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WASHINGTON — Regulators are conducting an in-depth investigation into conflicts of interest at the nation’s largest accounting firms, asking whether the consulting and other non-audit services they sell compromise their ability to conduct independent reviews of corporate finances public, according to people familiar with the matter.

The Securities and Exchange Commission investigation highlights the agency’s new focus on gatekeepers of the financial markets such as accountants, bankers and lawyers. These companies help companies raise capital and communicate with shareholders, but also have obligations under federal investor protection laws. Auditors are a shareholder’s first line of defense against sloppy or questionable accounting.

Speaking at a national conference of auditors in December, SEC Chief Enforcement Officer Gurbir Grewal said: “You will see that we will have a strong commitment going forward to continue targeting deficient audits. by auditors, auditor independence cases, profit management cases.”

Gurbir Grewal, SEC Chief Enforcement Officer.


Alyssa Schukar for The Wall Street Journal

Last year, the SEC’s Miami office sent out letters requesting information about clients’ work that could cause auditors to violate rules requiring them to be independent of clients whose finances they inspect, people say. . They say the letters were sent to some smaller accounting firms as well as the Big Four: Deloitte & Touche LLP, Ernst & Young LLP, KPMG LLP and PricewaterhouseCoopers LLP.

Spokespersons for the SEC, KPMG and PwC declined to comment. A spokeswoman for Ernst & Young and a spokesperson for Deloitte did not respond to requests for comment.

According to Audit Analytics, the Big Four audit 66% of all public companies with a market capitalization over $75 million. All four have paid fines to the SEC since 2014 to settle previous regulatory investigations into audit independence violations.

SEC rules prohibit accounting firms from performing other work for an audit client that could affect their objectivity and impartiality as auditors. Companies pay auditing firms to test their accounts, then issue an opinion on whether shareholders can trust the financial figures and systems designed to reduce the risk of fraud or error.

Public companies disclose audit fees and unaudited fees in their annual proxy statements. According to Audit Analytics, about 47 companies in the S&P 500 index paid significant non-audit fees to companies hired to test their accounting practices. The analysis defined materiality as non-audit fees that constituted more than 25% of the total fees paid to the accounting firm.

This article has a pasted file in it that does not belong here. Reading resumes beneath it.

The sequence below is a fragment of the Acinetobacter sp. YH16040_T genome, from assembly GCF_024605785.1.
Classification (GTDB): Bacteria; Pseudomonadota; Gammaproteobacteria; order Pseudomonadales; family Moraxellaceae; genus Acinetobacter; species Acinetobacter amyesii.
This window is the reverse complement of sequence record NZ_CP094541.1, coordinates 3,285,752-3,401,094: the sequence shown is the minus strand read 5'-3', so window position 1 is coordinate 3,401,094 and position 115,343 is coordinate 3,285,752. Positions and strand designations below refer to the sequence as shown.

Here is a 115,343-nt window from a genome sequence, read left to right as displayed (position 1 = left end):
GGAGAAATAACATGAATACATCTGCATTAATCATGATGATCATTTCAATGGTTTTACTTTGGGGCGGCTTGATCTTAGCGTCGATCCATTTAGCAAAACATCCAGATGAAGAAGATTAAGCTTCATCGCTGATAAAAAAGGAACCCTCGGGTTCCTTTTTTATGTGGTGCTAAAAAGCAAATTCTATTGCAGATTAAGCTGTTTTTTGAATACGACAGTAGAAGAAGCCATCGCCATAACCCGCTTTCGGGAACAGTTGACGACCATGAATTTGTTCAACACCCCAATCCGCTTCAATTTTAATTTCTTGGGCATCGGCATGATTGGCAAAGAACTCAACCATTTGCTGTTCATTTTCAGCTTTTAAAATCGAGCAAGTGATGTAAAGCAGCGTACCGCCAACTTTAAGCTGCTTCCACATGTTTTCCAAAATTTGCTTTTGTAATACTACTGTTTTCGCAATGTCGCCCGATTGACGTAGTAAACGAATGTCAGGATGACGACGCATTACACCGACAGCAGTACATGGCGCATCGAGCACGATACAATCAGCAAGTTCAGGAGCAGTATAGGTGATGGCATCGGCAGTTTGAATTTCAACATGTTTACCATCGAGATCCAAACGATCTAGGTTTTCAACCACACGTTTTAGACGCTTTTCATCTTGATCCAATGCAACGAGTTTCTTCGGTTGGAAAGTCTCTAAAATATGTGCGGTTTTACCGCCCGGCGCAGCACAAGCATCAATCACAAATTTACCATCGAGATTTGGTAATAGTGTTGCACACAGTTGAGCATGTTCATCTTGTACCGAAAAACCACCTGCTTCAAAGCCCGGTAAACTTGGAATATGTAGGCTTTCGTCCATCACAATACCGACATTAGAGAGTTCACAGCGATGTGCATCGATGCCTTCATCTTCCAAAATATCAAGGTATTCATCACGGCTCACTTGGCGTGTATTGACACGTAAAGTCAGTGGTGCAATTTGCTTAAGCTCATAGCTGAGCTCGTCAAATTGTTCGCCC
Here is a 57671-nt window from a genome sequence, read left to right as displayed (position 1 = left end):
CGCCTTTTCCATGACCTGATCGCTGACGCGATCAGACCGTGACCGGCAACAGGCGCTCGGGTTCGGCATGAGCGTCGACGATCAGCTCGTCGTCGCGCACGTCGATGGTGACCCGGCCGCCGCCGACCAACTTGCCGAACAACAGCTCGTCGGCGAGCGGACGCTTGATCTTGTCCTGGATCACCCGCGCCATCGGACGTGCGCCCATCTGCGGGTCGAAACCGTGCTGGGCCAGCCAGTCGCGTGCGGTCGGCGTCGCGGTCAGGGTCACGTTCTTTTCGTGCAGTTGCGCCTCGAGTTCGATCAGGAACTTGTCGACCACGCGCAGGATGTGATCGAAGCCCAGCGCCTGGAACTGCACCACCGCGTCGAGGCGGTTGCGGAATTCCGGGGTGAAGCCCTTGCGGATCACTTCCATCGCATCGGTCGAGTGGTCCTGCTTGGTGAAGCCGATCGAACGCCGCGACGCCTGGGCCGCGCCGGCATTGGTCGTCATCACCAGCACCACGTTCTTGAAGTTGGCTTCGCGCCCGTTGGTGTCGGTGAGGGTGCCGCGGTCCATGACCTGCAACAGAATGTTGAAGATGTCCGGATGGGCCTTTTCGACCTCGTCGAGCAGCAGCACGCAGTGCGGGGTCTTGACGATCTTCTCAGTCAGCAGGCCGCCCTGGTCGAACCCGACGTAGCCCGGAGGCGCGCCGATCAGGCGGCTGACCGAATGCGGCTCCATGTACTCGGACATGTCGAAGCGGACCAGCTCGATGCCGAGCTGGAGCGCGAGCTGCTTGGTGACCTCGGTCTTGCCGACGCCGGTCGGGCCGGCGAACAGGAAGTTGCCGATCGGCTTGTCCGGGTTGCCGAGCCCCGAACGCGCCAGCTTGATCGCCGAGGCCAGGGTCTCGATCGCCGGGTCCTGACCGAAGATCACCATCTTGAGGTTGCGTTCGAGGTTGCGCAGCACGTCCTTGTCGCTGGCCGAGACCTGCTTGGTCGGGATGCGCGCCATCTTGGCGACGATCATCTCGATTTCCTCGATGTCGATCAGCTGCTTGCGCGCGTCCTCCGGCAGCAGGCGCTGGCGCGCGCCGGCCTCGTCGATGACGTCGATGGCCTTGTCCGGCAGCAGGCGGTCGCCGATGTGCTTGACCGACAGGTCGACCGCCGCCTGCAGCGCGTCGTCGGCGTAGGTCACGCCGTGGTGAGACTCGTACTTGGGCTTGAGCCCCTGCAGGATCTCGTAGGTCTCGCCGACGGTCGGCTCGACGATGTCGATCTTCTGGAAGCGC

In the ongoing investigation, the SEC has asked audit firms to disclose to regulators instances in which the firms have provided services such as advice, tax advice and lobbying to audit clients, according to people familiar with the matter. The SEC also requested information on any cases in which auditing firms have obtained contracts that reimburse them for losses caused by lawsuits over their work, or have made fees dependent on a result or a particular outcome, they say.

PwC paid nearly $8 million in 2019 to settle SEC claims that it helped an audit client build software that was part of its accounting compliance systems. The arrangement violated audit independence rules because it placed PwC in the position of potentially auditing its own project management functions, according to an SEC settlement order.

Regulators alleged that a PwC accountant was handling negotiations for the software work at the same time he was working on the client’s annual audit. PwC settled the case without admitting or denying the SEC’s allegations, while the accountant paid a $25,000 fine and agreed to be suspended from auditing public company financial statements for four years.


How should the SEC deal with auditor conflicts if they are found to exist? Join the conversation below.

Ernst & Young has twice settled SEC investigations in the past seven years alleging it violated independence rules. In 2014, regulators accused the firm of lobbying congressional staff on behalf of two audit clients. An Ernst & Young affiliate sent letters signed by an audit client executive to lawmakers’ staff and also lobbied directly for a bill that would help an audit client’s business, a alleged the SEC. Ernst & Young paid $4 million to settle SEC claims without admitting or denying wrongdoing.

In 2014, KPMG paid $8.2 million to settle an SEC investigation that alleged it provided prohibited non-audit services such as bookkeeping to affiliates of companies whose books it audited. In 2015, Deloitte & Touche LLP paid $1.1 million to settle an SEC lawsuit alleging audit independence violations. Both firms settled without admitting or denying misconduct.

Write to Dave Michaels at [email protected]

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Appeared in the March 16, 2022 print edition as “Big Four in Accounting Face SEC Investigation”.